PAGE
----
RSS: The Lost Hope of a Decentralized Internet

RSS: The Lost Hope of a Decentralized Internet

In 1999, Dany Livy and Ramanathan V. Guha of Netscape created the RSS web format. RSS, or, Real Simple Syndication, allows end users to access updates from websites in a standard format. Instead of having to navigate directly to a site with frequent changes, subscribing to an RSS feed allows end users to receive a site's latest updates.

But most people view it as an obscure technology, if they know it at all. RSS, which allows anyone to subscribe to a site's content directly, without a middle man, was a piece of the grand vision of the web as a decentralized network of individual personas. The vision of this internet is lost to us today.

Walled Gardens

Today, there is a monopoly on the distribution of information. If you have information to share, goods to sell, news to distribute, you must move through the walled gardens of Facebook, Google, and Twitter. What are walled gardens, exactly? From adpushup.com,

A walled garden is an organization which keeps its technology, information, and user data to itself, with no intention of sharing it. In simpler words, a walled garden is a closed ecosystem, operated by people within the ecosystem, without the involvement of an outside organization.

Today, Google and Facebook capture 59% of the digital ad spend on the internet. Add Amazon and it is 70%. How far we've come from the decentralized vision of the RSS readers: where everyone has an online persona and anyone can curate their own feed. Today our feeds are curated for us by Facebook, Google, and Twitter. Whereas with RSS feeds you must pursue discover and curate your own feed, on social media platforms, the algorithms written by others curate it for you.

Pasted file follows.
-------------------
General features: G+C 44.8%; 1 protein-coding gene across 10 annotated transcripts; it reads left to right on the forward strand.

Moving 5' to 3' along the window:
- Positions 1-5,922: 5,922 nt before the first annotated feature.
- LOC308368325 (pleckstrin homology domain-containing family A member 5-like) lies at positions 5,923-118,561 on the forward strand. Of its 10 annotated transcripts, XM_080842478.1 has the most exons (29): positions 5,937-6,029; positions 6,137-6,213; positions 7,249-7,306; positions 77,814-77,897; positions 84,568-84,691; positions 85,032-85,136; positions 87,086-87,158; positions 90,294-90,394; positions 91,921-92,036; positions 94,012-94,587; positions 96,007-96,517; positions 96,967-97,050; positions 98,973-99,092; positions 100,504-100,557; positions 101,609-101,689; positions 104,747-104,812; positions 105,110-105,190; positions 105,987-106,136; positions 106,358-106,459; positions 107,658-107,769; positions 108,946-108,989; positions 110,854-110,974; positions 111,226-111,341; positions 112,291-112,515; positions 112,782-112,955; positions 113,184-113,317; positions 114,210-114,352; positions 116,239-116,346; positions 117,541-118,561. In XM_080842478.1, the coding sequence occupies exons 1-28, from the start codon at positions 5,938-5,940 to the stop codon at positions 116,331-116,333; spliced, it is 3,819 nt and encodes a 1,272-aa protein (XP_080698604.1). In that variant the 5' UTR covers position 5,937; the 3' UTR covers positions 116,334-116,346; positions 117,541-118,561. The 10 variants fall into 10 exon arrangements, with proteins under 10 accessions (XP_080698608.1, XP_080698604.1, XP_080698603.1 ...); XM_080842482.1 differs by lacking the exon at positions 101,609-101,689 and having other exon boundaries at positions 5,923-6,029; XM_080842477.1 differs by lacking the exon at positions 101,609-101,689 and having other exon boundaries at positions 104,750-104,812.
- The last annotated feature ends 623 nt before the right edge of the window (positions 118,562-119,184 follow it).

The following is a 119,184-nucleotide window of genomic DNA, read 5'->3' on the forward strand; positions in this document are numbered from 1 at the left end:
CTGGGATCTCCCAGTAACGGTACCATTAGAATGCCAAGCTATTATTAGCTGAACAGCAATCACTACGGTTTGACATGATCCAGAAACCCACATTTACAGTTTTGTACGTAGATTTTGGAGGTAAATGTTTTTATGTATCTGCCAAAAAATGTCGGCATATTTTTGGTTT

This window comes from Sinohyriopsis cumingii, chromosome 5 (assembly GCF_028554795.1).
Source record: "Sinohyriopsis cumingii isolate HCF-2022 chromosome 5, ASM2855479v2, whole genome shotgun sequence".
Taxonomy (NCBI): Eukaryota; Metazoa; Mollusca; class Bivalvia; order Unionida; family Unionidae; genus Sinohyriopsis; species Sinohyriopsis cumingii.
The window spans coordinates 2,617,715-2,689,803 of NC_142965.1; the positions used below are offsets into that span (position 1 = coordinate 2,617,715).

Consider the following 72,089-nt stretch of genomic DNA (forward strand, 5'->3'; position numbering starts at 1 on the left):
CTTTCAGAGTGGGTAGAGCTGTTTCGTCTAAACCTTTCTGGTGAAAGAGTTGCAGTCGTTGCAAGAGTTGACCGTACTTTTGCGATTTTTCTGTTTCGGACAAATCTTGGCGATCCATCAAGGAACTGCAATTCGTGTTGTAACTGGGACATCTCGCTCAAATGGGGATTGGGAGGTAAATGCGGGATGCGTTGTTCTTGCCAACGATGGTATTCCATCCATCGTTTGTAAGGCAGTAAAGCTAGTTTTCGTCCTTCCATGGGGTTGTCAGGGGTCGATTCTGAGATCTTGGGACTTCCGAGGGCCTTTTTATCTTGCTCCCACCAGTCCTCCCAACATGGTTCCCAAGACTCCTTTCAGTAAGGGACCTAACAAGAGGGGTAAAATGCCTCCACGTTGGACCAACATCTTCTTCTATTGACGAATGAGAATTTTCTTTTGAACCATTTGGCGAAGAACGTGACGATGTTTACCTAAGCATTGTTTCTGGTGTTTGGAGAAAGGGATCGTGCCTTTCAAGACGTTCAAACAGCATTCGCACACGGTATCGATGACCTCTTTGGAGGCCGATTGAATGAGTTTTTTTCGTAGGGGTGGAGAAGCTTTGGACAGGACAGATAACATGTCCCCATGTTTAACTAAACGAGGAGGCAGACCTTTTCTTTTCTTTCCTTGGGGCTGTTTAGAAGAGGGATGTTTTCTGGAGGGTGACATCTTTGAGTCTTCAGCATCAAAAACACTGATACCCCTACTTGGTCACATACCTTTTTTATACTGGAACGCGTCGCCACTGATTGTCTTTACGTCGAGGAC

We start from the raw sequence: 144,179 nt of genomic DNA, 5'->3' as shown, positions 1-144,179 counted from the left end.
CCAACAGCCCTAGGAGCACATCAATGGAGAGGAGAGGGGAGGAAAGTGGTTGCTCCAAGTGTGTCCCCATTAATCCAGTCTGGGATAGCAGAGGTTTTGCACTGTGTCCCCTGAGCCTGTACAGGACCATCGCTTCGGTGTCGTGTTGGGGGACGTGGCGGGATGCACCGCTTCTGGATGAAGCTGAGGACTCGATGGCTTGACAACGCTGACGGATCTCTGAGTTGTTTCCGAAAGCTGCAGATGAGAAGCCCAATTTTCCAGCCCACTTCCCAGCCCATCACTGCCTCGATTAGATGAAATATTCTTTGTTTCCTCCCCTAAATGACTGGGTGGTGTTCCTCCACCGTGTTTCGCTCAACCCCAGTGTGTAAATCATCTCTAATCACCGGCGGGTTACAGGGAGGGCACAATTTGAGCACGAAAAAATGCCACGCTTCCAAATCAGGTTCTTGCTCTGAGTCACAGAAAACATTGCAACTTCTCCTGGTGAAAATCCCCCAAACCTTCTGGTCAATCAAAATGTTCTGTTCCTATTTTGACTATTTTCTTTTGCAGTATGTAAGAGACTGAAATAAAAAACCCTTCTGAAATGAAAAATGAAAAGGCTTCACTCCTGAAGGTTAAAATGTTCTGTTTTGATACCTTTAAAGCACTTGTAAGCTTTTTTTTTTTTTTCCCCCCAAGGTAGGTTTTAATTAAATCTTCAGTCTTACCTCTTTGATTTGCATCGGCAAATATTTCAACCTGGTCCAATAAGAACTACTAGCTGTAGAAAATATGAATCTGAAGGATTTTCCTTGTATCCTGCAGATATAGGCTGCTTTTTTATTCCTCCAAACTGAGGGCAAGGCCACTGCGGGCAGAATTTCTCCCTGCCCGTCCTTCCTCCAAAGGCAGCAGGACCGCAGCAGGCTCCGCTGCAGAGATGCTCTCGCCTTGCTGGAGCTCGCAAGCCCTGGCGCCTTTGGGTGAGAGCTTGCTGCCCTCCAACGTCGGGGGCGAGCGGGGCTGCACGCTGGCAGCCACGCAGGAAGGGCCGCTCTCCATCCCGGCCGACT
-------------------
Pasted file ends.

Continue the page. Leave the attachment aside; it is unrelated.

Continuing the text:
Additionally, if you've seen Social Dilemma, you'll know just how gamed these gardens are in an effort at keeping you coming back to these platforms and making you stay longer. They prey on our cognitive biases. YouTube has become less a search engine to discover new information, and more a mirror reflecting your own biases. As a result, you end up in your own filter bubble, coined by internet activist Eli Pariser,

... [the social media 'filter bubble'] ... is a personal, unique universe of information that you live in online. And what’s in your filter bubble depends on who you are, and it depends on what you do. But the thing is that you don’t decide what gets in. And more importantly, you don’t actually see what gets edited out.”

Internet Activism

As the internet continues to take over everyday life (esp. during this expedited COVID months), I believe how we use the internet will move from a geeky subculture to a mainstream topic of debate. The process is already underway. Recall the proposed changes in Net neutrality that created a large stir in online communities. Our democratic leaders intend to break up the big social media monopolies.

It feels geeky to say this, but I believe the promise of the internet comes from it's core protocols: email, HTML, FTP; and its standards: JavaScript, Accessibility, Audio/Video, etc. The RSS reader is long gone, but it's death portended future challenges facing the internet we face today. I think it's time we start to think about what version of the Internet we want today and start evangelizing for it.

Do we want the free and convenient gmail, facebook and instagram or a more private and protocol driven Fastmail, Brave Browser, and Wikipedia?

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